Digital humanities enthusiasts met on 3-4 June at the Herder Institute in Marburg, Germany in the joint workshop “Politics of e-Heritage: Production and regulation of digital memory in Eastern Europe and Russia”. It was the second workshop in the workshop series “Politics of Digital Humanities in Eastern European Studies”, organized by the Herder Institute for Historical Research on East Central Europe, the Aleksanteri Institute – University of Helsinki and CEES at the University of Glasgow. Aleksanteri Institute hosted the first workshop in September 2018.
The Workshop in Marburg brought together an interdisciplinary group of scholars to present their research and to discuss about the digitalization processes in production and regulation of history, heritage and memory in Eastern Europe and Russia. Multidisciplinary background of participants, working at the intersection of history, media studies, cultural studies, internet security studies and other disciplines allowed to highlight various aspects of aforementioned issues.
Dr Eszter Gantner, post-doctoral researcher at the Herder Institute and co-organizer of the workshop, believes that political understanding of digital production of memory should not be excluded from scholars’ attention.
Why does politics of digital memory matter?
In the last decade, there has been increasing interest in digital technologies and their influence on the production of memory, history and heritage not only within academic research, but also in politics, especially in Eastern Europe and Russia. The tendency toward selective history, heritage and memory politics in the region manifests itself more and more in the digital sphere. Politicians decide on what will be remembered and how. This selection process includes also the decision on what will be digitized for the future generations and how. Whose heritage will be secured by digitization and whose will not? Simultaneously, these decisions also aim to regulate the accessibility of digitized heritage. Which materials or collections will be accessible, and which will not? Moreover, the types of users are regulated through these politics.
We discussed various aspects of the overall topic based on eleven case studies from Russia, Hungary, Czech Republic and Poland. Concentrating on agents, practices and strategies of selecting and producing digital heritage, we have analyzed on the one hand the top to down process in the digital heritage production and on another hand, we have discussed also the growing bottom up approach and involvement of grassroot initiatives in this field. Claiming the “right” for history and memory had been identified as one major force behind of these initiatives, especially in Russia. As the case studies focusing on the blogosphere and local urban initiatives demonstrated it clearly, digital tools allow for everyone the production of “own“ history and heritage although there is still a threat of control from the state´s side regarding specific sensitive historical topics. However, these digital possibilities are widely used across the society, enabling so the production of multiple historical narratives and heritage.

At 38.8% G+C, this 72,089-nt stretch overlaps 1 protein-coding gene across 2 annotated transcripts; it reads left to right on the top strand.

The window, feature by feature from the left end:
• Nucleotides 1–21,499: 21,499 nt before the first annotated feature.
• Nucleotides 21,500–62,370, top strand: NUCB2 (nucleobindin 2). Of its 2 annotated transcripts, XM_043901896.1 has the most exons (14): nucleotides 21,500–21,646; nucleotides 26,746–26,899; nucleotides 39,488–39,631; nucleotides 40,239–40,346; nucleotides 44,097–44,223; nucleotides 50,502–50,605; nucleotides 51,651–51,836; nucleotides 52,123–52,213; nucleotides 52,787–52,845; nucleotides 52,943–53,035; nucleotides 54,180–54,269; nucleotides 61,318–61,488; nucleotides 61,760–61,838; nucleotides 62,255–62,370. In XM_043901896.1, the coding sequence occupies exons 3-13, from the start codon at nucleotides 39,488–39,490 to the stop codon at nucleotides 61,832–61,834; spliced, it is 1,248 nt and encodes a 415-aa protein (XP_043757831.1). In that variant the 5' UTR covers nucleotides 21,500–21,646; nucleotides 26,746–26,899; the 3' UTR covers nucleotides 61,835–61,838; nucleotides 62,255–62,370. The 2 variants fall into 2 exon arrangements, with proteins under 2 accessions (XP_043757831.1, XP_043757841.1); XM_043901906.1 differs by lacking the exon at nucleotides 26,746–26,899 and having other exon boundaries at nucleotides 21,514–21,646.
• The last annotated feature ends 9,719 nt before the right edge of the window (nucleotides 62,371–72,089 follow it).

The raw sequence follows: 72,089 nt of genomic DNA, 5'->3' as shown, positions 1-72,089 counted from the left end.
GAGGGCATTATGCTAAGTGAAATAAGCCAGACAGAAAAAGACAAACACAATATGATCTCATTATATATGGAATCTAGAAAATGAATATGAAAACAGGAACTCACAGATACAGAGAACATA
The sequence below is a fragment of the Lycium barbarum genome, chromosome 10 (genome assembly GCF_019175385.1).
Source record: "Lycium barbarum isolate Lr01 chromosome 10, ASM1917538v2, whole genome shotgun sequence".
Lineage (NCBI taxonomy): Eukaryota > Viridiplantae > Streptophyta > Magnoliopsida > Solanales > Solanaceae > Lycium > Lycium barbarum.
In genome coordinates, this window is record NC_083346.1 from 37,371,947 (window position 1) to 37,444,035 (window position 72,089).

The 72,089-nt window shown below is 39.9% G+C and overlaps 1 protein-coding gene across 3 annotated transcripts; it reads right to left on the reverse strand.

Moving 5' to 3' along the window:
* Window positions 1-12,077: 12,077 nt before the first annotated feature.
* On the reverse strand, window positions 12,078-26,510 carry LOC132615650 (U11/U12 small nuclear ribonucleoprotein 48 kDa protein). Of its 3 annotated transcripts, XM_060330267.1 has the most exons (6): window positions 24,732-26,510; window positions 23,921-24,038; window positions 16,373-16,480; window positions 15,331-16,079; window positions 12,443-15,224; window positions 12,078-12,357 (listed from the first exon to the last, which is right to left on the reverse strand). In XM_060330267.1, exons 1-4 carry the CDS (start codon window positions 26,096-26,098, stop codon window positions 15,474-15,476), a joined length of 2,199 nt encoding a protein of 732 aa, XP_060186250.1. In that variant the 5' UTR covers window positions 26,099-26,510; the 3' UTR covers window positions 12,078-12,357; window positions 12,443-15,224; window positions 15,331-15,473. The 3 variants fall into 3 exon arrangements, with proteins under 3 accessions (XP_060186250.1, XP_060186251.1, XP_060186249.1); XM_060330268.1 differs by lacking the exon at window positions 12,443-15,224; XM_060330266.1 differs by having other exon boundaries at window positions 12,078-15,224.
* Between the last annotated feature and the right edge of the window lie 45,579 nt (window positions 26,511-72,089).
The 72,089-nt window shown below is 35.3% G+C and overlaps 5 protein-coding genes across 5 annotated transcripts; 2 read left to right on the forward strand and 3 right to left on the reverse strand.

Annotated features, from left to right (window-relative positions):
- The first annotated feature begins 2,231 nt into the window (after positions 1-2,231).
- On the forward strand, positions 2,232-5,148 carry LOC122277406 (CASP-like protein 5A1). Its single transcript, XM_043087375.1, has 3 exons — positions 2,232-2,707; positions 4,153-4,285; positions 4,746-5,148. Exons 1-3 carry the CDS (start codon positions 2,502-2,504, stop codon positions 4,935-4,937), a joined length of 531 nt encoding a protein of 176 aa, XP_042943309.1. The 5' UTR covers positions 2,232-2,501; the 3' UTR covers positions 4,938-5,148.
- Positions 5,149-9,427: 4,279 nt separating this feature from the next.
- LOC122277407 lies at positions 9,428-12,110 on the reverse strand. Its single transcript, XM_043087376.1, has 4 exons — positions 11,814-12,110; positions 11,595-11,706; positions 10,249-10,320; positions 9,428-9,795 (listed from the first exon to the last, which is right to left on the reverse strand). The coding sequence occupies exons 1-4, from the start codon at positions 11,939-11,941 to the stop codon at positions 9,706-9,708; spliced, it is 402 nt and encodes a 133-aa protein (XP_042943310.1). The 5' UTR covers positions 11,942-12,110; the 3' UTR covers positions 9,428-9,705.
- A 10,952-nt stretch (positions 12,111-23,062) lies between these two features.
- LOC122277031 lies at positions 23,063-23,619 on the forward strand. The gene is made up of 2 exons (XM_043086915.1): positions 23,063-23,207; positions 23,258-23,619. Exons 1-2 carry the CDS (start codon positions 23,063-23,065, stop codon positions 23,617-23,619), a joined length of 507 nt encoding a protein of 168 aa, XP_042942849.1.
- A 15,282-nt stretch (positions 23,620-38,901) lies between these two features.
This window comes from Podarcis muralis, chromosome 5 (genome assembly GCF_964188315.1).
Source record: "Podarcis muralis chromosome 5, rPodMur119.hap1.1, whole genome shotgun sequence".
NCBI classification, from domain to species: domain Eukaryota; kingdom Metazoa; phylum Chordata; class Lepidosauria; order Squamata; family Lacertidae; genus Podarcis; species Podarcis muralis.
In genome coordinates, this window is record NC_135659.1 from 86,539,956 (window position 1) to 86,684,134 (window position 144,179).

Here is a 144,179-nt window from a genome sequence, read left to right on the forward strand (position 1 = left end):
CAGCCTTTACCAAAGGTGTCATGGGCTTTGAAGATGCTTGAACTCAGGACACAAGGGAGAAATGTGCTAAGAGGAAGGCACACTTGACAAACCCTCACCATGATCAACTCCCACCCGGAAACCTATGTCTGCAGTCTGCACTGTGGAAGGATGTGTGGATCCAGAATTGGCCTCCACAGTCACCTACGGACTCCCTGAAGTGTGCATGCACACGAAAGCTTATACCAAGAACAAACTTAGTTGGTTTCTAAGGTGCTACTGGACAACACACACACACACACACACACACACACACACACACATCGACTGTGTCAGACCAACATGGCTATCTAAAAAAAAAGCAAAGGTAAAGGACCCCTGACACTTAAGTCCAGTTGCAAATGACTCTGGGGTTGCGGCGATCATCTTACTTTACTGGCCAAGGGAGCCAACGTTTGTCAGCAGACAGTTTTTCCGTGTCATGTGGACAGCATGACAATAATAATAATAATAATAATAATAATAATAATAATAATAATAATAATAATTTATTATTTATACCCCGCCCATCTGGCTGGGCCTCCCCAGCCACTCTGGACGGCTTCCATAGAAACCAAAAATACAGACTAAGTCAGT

The discussions in the workshop linked also the issues of security and digital heritage. By doing so, it became clear, how digital heritage is misused and targeted (hacked) in memorial wars in context of political conflicts, such as the recent Russian-Ukrainian one. This issue opened a path to the question of accessibility and production of historic counter narratives, as the case study from Poland on new museums discussed it. Regulating accessibility (by hacking or other methods) can be used also at a national level, as part of the political memory politics, as the discussion regarding the Hungarian case (libraries as places of national digital heritage) suggested it. The production of counter narratives and the multiplication of them through the possibilities of digital tools also put the historical “expertise” knowledge in question. Especially in Eastern Europe and Russia, where the memory politics has the tendency for rewriting history, rises the problem of fake histories. Therefore, the challenge for the academic community is how to distinguish and react to them with scholarly methods. Although the workshop could not provide concrete means and methods for solving this problem, but we hope that through the discussions, the case studies and planned publication in open-access journal, the outcomes of the workshop will able at least to sensitize the scholarly community for that issue.